A green approach when screens turn red? Wang Ying/Xinhua News Agency/PA Images

Why ethical investment still makes sense in a crisis

Sustainable portfolios can perform impressively even in testing conditions
April 1, 2020

A green approach when screens turn red? Wang Ying/Xinhua News Agency/PA Images

Bear markets test not just the resolve of investors but the performance of favoured investing strategies. Before the recent slump in share prices prompted by coronavirus, sustainable investing was in vogue. Does the green approach still make sense now that trading screens have turned red?

Sustainable investment means in practice the use of ESG (environmental, social and governance) criteria in investing, especially in equities. This was once a minority pursuit owing to concerns that green virtue might pay a price in lower returns. But in recent years it has won new fans in high places. In early 2019 BlackRock, the world’s biggest asset manager, said: “We have arrived at a ‘why not?’ moment in sustainable investing.”

That revelation was based on in-house research showing that the performance of ESG portfolios since 2012 matched or exceeded traditional ones. Returns in both developed and emerging markets were as good or better for the same amount of risk. An IMF study in October found broadly comparable performance between sustainable and mainstream global equity funds, showing that at any rate ESG investors did not pay a price for their principles.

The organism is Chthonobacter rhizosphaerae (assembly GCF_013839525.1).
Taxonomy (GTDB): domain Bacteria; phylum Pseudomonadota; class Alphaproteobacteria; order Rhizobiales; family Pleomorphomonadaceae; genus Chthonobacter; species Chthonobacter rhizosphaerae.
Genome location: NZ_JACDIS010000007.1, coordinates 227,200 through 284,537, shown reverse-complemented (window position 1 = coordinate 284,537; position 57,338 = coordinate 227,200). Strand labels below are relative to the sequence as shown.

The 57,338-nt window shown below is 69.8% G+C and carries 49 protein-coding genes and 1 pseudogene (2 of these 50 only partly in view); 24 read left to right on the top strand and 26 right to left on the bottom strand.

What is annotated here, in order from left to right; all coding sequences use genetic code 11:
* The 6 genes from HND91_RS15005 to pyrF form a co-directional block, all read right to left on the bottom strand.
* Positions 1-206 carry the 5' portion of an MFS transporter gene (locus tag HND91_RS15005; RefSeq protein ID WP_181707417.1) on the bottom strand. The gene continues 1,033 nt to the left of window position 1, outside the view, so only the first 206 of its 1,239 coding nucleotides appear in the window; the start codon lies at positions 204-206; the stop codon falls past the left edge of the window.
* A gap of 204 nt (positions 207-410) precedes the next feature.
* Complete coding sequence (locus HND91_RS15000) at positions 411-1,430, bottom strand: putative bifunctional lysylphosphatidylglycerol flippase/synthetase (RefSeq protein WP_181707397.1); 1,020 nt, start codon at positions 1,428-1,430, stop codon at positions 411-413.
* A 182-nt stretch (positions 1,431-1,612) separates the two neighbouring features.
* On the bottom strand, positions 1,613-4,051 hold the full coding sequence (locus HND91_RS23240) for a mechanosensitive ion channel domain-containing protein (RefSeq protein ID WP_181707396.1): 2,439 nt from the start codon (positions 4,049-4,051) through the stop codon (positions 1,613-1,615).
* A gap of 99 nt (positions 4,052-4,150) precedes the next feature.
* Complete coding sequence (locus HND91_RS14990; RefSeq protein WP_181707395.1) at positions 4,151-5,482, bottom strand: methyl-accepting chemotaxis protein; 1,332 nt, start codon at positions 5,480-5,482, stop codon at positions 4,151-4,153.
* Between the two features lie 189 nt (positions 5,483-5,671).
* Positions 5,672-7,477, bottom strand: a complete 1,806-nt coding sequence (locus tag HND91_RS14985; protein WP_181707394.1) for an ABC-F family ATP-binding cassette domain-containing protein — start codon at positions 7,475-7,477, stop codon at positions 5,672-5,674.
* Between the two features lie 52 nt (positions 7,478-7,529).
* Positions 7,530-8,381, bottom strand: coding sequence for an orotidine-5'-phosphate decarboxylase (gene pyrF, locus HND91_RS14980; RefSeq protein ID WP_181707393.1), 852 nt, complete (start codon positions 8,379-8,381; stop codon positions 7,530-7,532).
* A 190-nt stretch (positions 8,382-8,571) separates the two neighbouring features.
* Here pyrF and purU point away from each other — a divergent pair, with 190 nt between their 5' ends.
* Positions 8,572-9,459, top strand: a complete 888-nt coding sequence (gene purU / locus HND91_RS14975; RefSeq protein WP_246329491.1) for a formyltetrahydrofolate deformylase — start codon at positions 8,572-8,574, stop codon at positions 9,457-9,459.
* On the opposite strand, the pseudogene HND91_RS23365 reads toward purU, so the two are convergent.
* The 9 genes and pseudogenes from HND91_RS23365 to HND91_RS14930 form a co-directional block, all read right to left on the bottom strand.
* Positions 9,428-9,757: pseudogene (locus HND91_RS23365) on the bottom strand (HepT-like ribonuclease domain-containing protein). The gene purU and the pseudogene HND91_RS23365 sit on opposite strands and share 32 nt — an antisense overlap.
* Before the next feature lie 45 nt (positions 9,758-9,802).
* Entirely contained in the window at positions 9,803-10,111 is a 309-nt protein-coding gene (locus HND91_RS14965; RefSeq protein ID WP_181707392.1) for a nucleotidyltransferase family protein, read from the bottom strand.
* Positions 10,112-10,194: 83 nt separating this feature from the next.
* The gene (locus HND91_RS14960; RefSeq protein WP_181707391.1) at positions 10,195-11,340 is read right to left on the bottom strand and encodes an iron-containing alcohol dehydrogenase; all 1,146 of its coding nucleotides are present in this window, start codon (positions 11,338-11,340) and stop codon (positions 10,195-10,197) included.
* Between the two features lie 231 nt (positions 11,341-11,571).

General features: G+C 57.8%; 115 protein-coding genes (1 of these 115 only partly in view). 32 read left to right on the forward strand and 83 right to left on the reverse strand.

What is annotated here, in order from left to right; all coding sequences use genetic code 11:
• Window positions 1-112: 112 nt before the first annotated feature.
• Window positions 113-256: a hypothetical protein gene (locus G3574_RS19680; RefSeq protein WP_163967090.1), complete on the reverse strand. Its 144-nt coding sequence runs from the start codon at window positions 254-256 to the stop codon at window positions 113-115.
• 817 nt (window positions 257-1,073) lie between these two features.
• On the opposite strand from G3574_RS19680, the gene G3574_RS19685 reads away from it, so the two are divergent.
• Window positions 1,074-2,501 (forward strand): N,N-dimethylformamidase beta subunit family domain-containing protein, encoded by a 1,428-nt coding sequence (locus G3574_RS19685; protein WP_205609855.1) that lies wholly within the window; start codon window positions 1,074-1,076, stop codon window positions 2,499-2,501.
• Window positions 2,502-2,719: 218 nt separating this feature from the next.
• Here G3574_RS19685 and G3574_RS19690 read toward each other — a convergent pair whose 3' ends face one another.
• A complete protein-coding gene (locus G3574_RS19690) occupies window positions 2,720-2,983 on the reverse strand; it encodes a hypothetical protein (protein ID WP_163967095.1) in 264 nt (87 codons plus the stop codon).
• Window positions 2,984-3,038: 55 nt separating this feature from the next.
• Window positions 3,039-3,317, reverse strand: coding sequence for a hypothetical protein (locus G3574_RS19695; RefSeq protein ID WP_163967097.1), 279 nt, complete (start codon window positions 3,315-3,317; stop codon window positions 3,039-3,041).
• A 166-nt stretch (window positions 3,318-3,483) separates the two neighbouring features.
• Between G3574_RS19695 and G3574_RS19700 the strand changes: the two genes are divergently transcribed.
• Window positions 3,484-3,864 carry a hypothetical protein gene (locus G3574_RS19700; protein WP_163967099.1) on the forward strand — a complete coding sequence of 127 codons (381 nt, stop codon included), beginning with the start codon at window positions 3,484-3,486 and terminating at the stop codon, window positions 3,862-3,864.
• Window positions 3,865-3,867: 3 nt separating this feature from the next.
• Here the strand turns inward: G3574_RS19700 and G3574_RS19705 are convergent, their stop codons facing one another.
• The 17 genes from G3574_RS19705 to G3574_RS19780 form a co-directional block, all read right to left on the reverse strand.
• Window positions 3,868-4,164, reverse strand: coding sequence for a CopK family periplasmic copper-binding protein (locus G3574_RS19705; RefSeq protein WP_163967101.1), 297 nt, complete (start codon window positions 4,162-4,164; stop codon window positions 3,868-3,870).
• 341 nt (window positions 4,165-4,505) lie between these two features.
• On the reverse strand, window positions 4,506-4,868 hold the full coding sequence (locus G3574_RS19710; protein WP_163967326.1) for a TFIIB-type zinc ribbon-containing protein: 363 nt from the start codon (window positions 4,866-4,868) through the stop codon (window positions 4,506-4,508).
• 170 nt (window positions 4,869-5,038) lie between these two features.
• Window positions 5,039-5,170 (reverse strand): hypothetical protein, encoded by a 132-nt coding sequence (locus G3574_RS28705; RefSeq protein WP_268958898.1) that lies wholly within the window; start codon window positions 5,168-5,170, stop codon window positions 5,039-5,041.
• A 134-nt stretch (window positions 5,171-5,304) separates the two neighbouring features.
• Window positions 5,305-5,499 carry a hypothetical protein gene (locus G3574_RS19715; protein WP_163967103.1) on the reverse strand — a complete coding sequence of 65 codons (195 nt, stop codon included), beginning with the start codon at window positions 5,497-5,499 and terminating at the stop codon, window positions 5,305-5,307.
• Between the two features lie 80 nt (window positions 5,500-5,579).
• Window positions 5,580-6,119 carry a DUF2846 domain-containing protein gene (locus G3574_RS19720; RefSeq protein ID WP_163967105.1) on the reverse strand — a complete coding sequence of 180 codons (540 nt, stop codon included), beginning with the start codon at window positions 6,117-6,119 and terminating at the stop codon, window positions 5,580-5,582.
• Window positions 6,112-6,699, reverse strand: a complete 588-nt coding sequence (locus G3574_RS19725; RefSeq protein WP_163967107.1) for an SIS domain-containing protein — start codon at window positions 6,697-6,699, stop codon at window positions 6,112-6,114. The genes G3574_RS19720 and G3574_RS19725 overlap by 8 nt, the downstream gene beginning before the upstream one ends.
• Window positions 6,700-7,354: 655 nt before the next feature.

These findings emerged as equities continued to march ahead in the bull market that started in 2009. But that long progression, underwritten by confidence that central banks were underpinning asset prices, has ended. The slump in share prices that started in late February has overwhelmed central banks’ interventions with the swiftest-ever descent into a bear market (when prices fall at least 20 per cent below their high). The test for sustainable investment is an exacting one. How has the strategy fared in precipitously falling stock markets rather than rising ones?

Sustainable funds have not been spared a battering. But analysis covering the period between 13th February and 12th March from Morningstar, an American investment research firm, found that ESG index funds outperformed mainstream equity benchmarks in the US, other developed markets and emerging markets. The margin was admittedly slim—for developed markets outside the US, an average decline of 25.9 per cent against a benchmark fall of 26.8 per cent—but on the right side of the scales.

Sustainable investing still has sceptics who doubt the meaning of ESG scores. These scores differ from familiar credit ratings provided by agencies such as Standard & Poor’s in two ways. Credit ratings correspond broadly with how likely it is that a firm or government issuing debt may default on it. Such probability is quantifiable on past experience. By contrast, ESG scores lack any identifiable link with corporate performance.

Credit ratings are also similar across the four big agencies providing them. By contrast, ESG scores are not consistent across the specialist outfits that have sprung up to gauge them (some of which have been acquired by the credit agencies as they themselves move into the field). Researchers at MIT have labelled this inconsistency “aggregate confusion.” They attribute just over half the discrepancy to ESG raters measuring the same categories differently. Most of the remaining inconsistency is because they select different ESG attributes for scoring.

For all the concerns about metrics, sustainable investing is here to stay. Finance is turning green partly under pressure from governments and partly because of the risks of investing in firms such as oil producers whose businesses may be up-ended by steps taken to combat climate change. There is generational pressure, too, since millennials are particularly keen to invest sustainably. At some point, depressed equity prices will represent a buying opportunity and that should apply to ESG funds as much as, if not more than, conventional investments.